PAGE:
Updated: 03/11/2014 8:34 PM
Created: 03/11/2014 5:33 AM KSTP.com
By: Beth McDonough
Minnesota laws related to criminal surveillance could be in for a major updating.
On divided voice votes Tuesday, the House Public Safety Committee advanced a pair of bills that impose a higher standard on law enforcement to collect data from cellphones and other electronic location devices. The panel also considered curbs on aerial devices known as drones.
The bills covers use of the mini-helicopters for surveillance by law enforcement, not everyday citizens, "nobody wants to put a police officer in jeopardy or jeopardize a current investigation but we do want to protect folks for privacy," said to Rep. Joe Atkins, DFL Inver Grove Heights.
Rep. Atkins is backing a law that requires police agencies to get a warrant based on probably that a crime has been committed. That's a higher standard than the current law, which says only a court order with limited information is needed to use drones to gather evidence.
Longtime law enforcers like Rep. Tony Cornish of Vernon Center are concerned a warrant could take too long and jeopardize ongoing investigations. "We just don't like the high bar search warrant with the portability of evidence and the way criminals can get out of dodge, we'd like to be able to react more quickly and don't want our hands tied," Rep. Cornish said.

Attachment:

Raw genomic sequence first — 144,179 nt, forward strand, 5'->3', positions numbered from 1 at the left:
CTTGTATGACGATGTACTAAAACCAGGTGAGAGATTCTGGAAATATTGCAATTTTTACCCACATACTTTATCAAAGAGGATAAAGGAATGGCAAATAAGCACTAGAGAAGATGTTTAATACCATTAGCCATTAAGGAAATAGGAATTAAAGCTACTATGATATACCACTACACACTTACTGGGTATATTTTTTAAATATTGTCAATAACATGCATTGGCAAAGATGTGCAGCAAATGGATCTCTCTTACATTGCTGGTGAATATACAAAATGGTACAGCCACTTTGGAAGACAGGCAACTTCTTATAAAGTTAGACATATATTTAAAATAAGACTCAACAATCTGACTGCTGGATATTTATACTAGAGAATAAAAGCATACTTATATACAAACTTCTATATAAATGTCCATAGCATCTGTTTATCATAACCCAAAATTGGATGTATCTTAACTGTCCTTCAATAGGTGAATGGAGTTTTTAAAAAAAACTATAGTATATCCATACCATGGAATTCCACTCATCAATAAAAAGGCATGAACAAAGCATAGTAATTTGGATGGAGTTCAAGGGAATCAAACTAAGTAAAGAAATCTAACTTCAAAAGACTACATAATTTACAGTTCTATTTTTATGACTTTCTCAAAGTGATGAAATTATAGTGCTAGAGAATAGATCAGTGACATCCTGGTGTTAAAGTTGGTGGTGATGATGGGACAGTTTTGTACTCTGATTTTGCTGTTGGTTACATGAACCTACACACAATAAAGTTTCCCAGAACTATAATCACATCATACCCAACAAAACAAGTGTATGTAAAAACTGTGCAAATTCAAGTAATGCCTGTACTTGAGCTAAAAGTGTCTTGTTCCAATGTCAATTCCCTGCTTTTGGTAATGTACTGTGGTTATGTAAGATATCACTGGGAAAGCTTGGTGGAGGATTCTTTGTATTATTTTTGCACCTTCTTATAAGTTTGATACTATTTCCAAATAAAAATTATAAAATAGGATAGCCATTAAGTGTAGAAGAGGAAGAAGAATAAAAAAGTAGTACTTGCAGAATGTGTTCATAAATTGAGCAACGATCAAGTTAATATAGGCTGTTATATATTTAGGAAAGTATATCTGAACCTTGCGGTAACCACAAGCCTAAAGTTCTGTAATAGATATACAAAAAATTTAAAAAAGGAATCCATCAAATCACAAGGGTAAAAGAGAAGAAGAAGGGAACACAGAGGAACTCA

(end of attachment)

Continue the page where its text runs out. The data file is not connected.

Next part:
Since there's no document case of law enforcement using a drone, Rep. Cornish also believes the bill addresses a problem that doesn't exist right now.
It's that futuristic threat to civil liberties that troubles the American Civil Liberties Union, a defender of privacy rights. "We don't want to see this country drift into Argentine where secret investigations are conducted, people are arrested in secret, we need it done publicly," said Chuck Samuelson, the Executive Director of the ACLU.
Those pushing the measures say Minnesota's laws haven't kept up with technology.
They argue it is too easy for police to use cellphones and drones to track whereabouts and stricter privacy controls are needed.
The privacy issues have cut across party lines and could be among the hotter topics of the short legislative session.
The drone bills would also forbid even federal agencies from using drones to gather information within the borders of Minnesota.
Both the cellphone and drones bills will be debated again on Friday.